• diagnosis, monitoring, treatment, alleviation of or compensation for an injury or handicap,
• investigation, replacement or modification of the anatomy or of a physiological process,
• control of conception,
and which does not achieve its principal intended action in or on the human body by pharmacological, immunological or metabolic means, but which may be assisted in its function by such means.
Accordingly, the MDD already provides for software to be classified as a medical device if said software is intended to be used for one of the above listed medical purposes (eg, diagnosis, treatment). This is emphasized by Recital 5 in 2007/47/EC , which states:
It is necessary to clarify that software in its own right, when specifically intended by the manufacturer to be used for one or more of the medical purposes set out in the definition of a medical device, is a medical device. Software for general purposes when used in a healthcare setting is not a medical device.
Thus, given the intended medical purpose, standalone software such as (but not limited to) mobile phone apps constitutes an active medical device according to Definition 1.4 Annex IX MDD, as amended by , which further provides classification criteria to determine the adequate risk category within an incremental system of four classes, namely I, IIa, IIb, and III with I being the lowest and III being the highest risk class.
In particular, having established standalone software to be a medical device, Rule 10 MDD becomes fully applicable and provides that:
active devices intended for diagnosis are in Class IIa:
• if they are intended to allow direct diagnosis or monitoring of vital physiological processes, unless they are specifically intended for monitoring of vital physiological parameters, where the nature of variations is such that it could result in immediate danger to the patient, for instance variations in cardiac performance, respiration, activity of CNS in which case they are in Class IIb.
Accordingly, apps for the mobile phone‒based detection of atrial fibrillation have already been classified as Class IIa under MDD, since atrial fibrillation is generally not an acutely life-threatening condition. If the above does not apply, apps are generally classified as Class I devices (Rule 12 MDD), assuming they are medical devices in the first place.
Note that classification as a Class I device is particularly attractive because the manufacturer can self-certify (see Annex VII MDD), avoiding the additional burden of certification through a Notified Body.
With the rare exception of a few Class IIa apps (eg, “FibriCheck”  for the detection of atrial fibrillation), fitness and healthcare-related apps on the market to date are almost entirely not labeled as medical devices due to their intended purpose, as stipulated to by the manufacturer, not being one of the medical purposes listed in Article 1(2)(a) MDD. Whether or not this will hold under MDR as well is examined in the following section.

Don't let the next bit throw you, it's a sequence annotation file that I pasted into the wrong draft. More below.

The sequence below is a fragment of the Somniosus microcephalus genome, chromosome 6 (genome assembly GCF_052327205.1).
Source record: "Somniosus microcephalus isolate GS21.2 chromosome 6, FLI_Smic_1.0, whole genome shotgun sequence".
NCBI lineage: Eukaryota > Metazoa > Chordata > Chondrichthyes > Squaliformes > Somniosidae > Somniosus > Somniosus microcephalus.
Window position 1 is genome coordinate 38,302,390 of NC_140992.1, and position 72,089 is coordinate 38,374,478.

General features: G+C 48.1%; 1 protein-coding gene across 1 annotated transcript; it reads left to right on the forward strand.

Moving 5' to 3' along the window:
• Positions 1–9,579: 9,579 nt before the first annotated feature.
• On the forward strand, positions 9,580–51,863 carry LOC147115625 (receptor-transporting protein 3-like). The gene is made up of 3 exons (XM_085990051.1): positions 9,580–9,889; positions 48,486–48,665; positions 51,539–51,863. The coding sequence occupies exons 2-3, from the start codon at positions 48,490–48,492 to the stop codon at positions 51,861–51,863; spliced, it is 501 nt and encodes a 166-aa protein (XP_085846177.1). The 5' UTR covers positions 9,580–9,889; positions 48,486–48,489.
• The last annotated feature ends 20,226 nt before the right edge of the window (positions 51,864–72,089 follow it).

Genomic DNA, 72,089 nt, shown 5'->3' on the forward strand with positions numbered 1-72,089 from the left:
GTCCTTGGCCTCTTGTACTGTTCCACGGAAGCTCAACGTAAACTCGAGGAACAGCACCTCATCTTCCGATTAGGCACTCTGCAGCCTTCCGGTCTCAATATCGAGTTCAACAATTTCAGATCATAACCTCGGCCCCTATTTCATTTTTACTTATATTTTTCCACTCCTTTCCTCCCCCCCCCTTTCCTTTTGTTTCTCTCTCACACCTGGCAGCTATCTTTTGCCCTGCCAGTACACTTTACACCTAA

The New Medical Devices Regulation (EU) 2017/745
As the identifier 93/42/EEC implies, the MDD regulatory framework is a couple of decades old, with the respective first drafts actually dating back to the mid-80s. The proposal for a new Medical Devices Regulation was first published in September 2012 , setting in motion a lengthy negotiation, review, and amendment process. The MDR was eventually adopted on April 5, 2017, published in the Official Journal of the European Union on May 5, 2017 [ ], and entered into force on the 20th day following its publication (ie, May 26, 2017). However, there is a transitional period of approximately 3 years (Article 120 MDR).
Regulation Versus Directive
Note that as opposed to the MDD, the new MDR is a regulation rather than a directive. The two differ in that a regulation is directly enforceable in all member states, whereas a directive first requires an implementation into national law. The German Medical Devices Act (Medizinproduktegesetz, MPG) can be seen as Germany’s implementation of the MDD.
While similar at first glance, the new MDR in fact substantially differs from the MDD it repealed. The following appraisal will be limited to selected changes relevant to the discussion at hand since an analysis of further aspects would be beyond the scope of this paper.
A first (and arguably easily overlooked) important difference arises in the very definition of “medical device”, defined in Article 2(1) MDR as:
any instrument, apparatus, appliance, software, implant, reagent, material or other article intended by the manufacturer to be used, alone or in combination, for human beings for one or more of the following specific medical purposes:
• diagnosis, prevention, monitoring, prediction, prognosis, treatment or alleviation of disease